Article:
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Marks & Spencer warns over ‘gathering storm’ and further price hikes
09 November 2022

Marks & Spencer has warned over a “gathering storm” ahead as it forecast a steep slump in customer demand next year and said more price hikes are on the way.

The retailer said while sales were so far proving resilient and customers are “determined” to spend over Christmas, trading will become much tougher in the new year as the cost-of-living crisis hits hard.

Shares in M&S fell 6% in morning trading on Wednesday as it forecast a “material contraction” in market demand over its next financial year. It predicted a raft of retailers will go bust as the pressures take their toll.

The chain said the M&S shopper is set to prove more resilient, while a recent overhaul at the group “may provide some insulation from the gathering storm”.

It has reined in price rises where it can, passing on price increases of around 8% across its food halls versus an 11% rise in its own costs.

But it lifted clothing and home prices by about 7% in the first half and is set to increase these further as the pound’s slump against the US dollar makes it more expensive for the group to buy in stock.

M&S said: “We expect market conditions to become more challenging in 2023-24. The combined impacts of the cost-of-living squeeze and the most marked rise in the cost of doing business for many years are creating pressure on margins industry-wide.

“All parts of the retail sector will be affected, and this will result in unviable capacity leaving the industry, creating opportunities for the leaner players who remain.”

The gloomy outlook came as it reported a 23.7% fall in underlying pre-tax profits to £205.5 million in the six months to 1 October as it saw double-digit inflation in food costs and suffered a £700,000 loss in its Ocado retail joint venture.

Profits were also knocked by the cost of higher property taxes after the end of business rates relief, as well as its exit from Russia.

M&S said like-for-like sales jumped 13.7% across its resurgent clothing and home division as its bounce-back gathers pace, while comparable sales lifted 3% across its food business.

But underlying earnings in the food division slumped to £71.8 million from £124 million a year earlier as costs weighed on the division.

M&S said it expects to post full-year pre-tax profits “similar” to the guidance it set out previously, with most analysts expecting a fall in underlying profits to £397 million against £523 million in 2021-22.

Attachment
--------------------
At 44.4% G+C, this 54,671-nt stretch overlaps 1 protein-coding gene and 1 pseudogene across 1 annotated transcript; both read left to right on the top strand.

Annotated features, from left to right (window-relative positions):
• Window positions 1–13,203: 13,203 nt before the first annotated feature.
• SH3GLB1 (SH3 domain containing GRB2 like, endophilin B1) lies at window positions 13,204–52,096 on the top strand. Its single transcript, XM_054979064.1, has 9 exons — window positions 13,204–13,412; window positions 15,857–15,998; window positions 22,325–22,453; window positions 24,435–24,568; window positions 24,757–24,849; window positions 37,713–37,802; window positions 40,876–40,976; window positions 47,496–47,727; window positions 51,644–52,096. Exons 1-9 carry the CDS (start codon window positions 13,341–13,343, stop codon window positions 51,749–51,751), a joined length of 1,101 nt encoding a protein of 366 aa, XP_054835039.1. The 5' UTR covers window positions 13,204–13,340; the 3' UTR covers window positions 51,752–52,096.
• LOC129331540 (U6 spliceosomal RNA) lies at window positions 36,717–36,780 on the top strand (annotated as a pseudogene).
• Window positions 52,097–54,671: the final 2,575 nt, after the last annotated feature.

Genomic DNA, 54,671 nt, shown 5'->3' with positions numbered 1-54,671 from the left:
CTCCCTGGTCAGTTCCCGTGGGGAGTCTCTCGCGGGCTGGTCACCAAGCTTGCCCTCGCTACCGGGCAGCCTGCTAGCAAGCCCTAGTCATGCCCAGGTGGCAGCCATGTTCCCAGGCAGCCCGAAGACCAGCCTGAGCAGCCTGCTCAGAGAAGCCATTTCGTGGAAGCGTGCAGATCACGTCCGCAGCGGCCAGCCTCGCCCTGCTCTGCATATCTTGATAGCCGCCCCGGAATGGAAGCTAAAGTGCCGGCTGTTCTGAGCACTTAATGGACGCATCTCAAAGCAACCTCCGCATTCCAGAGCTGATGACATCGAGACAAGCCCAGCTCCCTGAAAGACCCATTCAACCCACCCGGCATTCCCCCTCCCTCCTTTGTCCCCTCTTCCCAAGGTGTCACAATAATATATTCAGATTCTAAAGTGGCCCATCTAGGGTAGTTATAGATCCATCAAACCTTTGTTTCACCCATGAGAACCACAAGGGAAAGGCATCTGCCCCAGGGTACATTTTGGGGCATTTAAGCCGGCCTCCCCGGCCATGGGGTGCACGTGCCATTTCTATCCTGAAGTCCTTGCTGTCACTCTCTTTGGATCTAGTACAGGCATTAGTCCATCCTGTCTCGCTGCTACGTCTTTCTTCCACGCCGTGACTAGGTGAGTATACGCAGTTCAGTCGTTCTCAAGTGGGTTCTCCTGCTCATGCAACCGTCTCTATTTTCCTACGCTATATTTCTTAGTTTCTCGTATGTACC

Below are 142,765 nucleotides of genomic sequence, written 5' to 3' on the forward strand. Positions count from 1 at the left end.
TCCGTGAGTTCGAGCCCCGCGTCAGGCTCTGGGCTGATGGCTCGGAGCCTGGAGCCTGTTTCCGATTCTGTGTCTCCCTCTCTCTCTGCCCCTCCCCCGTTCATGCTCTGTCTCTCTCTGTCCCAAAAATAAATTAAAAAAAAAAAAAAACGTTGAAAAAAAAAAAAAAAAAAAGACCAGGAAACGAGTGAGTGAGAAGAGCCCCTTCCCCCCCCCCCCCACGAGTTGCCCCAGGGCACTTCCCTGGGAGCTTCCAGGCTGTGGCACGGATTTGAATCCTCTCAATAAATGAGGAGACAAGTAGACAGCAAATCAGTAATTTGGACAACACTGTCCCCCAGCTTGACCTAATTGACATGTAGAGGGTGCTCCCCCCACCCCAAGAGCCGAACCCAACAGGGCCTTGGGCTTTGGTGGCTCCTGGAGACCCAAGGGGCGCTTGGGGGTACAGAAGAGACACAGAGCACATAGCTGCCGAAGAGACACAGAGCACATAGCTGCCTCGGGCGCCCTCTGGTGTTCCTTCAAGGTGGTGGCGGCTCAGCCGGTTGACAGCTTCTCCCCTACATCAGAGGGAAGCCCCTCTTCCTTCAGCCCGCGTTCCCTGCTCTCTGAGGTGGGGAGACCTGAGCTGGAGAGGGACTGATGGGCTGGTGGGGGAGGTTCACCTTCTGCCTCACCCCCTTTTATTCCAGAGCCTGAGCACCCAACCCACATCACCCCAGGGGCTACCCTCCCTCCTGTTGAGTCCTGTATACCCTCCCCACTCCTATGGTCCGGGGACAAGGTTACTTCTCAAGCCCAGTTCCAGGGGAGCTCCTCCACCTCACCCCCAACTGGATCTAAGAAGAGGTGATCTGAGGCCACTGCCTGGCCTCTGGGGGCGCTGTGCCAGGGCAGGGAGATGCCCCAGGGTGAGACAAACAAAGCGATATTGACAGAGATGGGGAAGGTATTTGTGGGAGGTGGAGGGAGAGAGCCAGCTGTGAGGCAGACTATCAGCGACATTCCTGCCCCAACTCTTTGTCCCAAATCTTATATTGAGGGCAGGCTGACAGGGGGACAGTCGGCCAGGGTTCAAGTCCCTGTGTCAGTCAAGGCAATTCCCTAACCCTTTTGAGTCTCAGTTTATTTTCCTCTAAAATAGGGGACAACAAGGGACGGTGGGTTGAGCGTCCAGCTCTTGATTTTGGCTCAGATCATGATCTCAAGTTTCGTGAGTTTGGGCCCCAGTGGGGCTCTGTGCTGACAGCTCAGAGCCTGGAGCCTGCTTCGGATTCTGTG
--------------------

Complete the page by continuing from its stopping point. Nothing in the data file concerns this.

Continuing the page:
The company said trading in the first four weeks of its all-important second half was in line with its forecasts, with sales up 4.2% in clothing and home, 3% higher for food and 4.1% ahead in its international business.

CEO Stuart Machin said customers were prioritising Christmas spend, with a recent poll showing its shoppers have already bought around 30% of their festive gifts.

But he said “we are trying to brace ourselves” for a post-Christmas spending clampdown. “We’re very focused on the early part of next year, where some of these cost headwinds for households will hit,” he said.

It is looking to make savings of around £150 million in 2023-24 to offset soaring inflation and help it weather the tougher trading.

M&S recently said it is speeding up a major shake-up of its stores estate, which will result in the closure of 67 larger shops as part of long-term plans to axe 110 stores under a sweeping overhaul led by previous boss Steve Rowe.

Susannah Streeter at Hargreaves Lansdown said the restructuring was “showing great strides of progress”. “However, there are signs in the last four weeks that demand is weakening, as cost-of-living headwinds whip up and with costs set to stay elevated it’s clear the next year will be challenging,” she said.

Yesterday rival clothing retailer Primark promised it would not be increasing its prices before the AW23 season in order to help consumers through the cost of living crisis. George Weston, boss of its parent company AB Foods, said the move was the right thing to do for customers but would also put its rivals under pressure.

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